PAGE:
New treasures from outer space as Hubble shoots up a storm
Circling above the Earth at 17,500 miles per hour, the Hubble Space Telescope has been photographing the heavens for two decades. Here are some of its latest pictorial treasures.
A supernova remnant that astronomers dubbed the Crab Nebula is the only remaining trace of a huge stellar explosion that observers on the ground in China and Japan chronicled in 1054.
Photo by: ESA, J. Hester and A. Loll (Arizona State University),NASA / Caption by:
A riddle inside a mystery
Planetary nebula known as ESO 456-67 in the constellation of Sagittarius (The Archer), in the southern sky. Basically, this is an image of shells of dust and gas pushed outwards from a dying star. What you see at the center is the remnant of the original star. What's to explain the different shapes? Scientists are still trying to answer that question.
The Large Magellanic Cloud, a satellite galaxy of the Milky Way, is about 200,000 light-years from Earth. The collapsing clouds of gas within it form new stars. New stars are being born in the glowing nebulae.
Hubble data helped NASA create the most detailed weather map yet for a brown dwarf named 2MASSJ22282889-431026. Brown dwarfs are created from condensed gas, but they lack the mass to fuse atoms and produce energy.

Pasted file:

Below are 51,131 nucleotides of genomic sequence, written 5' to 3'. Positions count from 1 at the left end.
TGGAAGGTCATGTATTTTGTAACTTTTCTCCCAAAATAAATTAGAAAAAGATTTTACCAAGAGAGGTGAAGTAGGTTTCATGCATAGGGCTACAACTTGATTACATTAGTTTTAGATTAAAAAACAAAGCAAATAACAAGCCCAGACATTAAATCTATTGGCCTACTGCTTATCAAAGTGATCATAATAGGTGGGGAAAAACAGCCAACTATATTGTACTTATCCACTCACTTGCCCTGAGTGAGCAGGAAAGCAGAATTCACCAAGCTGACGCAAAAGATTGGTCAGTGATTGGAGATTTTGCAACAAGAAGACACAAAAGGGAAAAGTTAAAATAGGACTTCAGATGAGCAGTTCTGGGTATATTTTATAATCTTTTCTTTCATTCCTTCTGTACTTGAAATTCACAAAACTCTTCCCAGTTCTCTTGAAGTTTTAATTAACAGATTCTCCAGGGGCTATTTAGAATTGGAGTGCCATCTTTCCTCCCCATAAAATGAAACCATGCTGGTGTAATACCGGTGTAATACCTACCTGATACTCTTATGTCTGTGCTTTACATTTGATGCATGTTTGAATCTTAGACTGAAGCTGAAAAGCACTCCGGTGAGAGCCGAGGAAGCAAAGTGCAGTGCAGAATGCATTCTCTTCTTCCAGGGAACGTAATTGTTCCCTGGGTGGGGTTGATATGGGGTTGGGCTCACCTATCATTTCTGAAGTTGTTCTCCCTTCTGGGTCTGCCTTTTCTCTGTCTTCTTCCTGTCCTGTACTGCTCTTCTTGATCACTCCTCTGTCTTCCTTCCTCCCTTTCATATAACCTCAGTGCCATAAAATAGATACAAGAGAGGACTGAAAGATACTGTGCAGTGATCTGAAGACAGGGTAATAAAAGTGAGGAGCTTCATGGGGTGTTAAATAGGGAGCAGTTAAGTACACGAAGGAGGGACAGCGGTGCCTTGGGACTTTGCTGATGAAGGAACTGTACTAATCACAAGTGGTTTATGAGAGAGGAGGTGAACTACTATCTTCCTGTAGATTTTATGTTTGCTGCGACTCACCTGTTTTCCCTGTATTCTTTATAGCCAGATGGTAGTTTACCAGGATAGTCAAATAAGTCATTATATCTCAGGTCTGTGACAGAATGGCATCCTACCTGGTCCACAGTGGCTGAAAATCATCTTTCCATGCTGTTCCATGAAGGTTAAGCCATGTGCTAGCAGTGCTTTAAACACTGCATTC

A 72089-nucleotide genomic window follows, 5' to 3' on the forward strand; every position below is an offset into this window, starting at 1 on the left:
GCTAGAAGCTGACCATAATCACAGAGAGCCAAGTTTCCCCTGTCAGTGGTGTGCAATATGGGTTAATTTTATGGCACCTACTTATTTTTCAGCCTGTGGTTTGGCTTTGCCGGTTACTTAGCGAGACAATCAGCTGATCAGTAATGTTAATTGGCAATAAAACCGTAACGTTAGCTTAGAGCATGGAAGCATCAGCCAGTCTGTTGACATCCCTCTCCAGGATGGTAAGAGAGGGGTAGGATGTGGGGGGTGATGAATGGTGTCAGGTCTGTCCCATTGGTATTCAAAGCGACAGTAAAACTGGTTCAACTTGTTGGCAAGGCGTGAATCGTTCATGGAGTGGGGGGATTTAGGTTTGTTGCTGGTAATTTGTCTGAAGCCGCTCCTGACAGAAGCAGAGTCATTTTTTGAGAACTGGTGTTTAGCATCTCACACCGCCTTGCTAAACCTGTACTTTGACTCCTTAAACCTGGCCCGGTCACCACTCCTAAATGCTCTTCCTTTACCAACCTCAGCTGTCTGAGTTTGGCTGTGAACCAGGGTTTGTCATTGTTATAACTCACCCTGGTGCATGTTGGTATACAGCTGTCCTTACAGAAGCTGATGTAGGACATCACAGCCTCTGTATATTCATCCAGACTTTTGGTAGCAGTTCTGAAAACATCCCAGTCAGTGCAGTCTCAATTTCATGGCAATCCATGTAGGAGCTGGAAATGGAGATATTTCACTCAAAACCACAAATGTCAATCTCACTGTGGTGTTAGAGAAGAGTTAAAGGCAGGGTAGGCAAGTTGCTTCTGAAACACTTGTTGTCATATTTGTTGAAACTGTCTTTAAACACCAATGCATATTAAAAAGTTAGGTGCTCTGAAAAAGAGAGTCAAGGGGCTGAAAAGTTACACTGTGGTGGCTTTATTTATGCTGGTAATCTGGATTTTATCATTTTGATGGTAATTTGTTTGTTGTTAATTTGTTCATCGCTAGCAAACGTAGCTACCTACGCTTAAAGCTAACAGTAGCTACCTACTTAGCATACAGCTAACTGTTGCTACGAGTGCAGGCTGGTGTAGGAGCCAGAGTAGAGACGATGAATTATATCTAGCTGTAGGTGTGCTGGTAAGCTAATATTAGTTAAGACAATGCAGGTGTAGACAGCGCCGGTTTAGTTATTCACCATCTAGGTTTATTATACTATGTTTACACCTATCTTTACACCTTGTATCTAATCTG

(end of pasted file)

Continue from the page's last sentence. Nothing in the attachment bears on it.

A new spin on space junk -- in this case a vast debris disk around the star Fomalhaut. The image also turns up an unidentified mysterious planet circling the star.
Photo by: NASA, ESA, and P. Kalas (University of California, Berkeley and SETI Institute) / Caption by:
Oldest star in our galaxy
The oldest star in our galaxy whose age astronomers can determine is called HD 140283. It's estimated to be 14.5 billion years (give or take 800 million years) and is estimated to be 190.1 light-years away from Earth
Photo by: Digitized Sky Survey (DSS), STScI/AURA, Palomar/Caltech, and UKSTU/AAO / Caption by:
The gravitational field around Abell 68, a cluster of giant galaxies, magnifies light from distant background galaxies.
Photo by: NASA, ESA, and the Hubble Heritage/ESA-Hubble Collaboration / Caption by:
460 light-years away from Earth
About 460 light-years away from Earth resides an object known as HH 151, essentially a bright jet of glowing material trailed by an orange-hued plume of gas and dust. It is located in the constellation of Taurus.
A collection of approximately 150 extremely old stars inhabits our galaxy. They all look a lot like NGC 411, pictured here. But NGC, which was formed from the same gas cloud, is a relative youngster, at an estimated billion years old.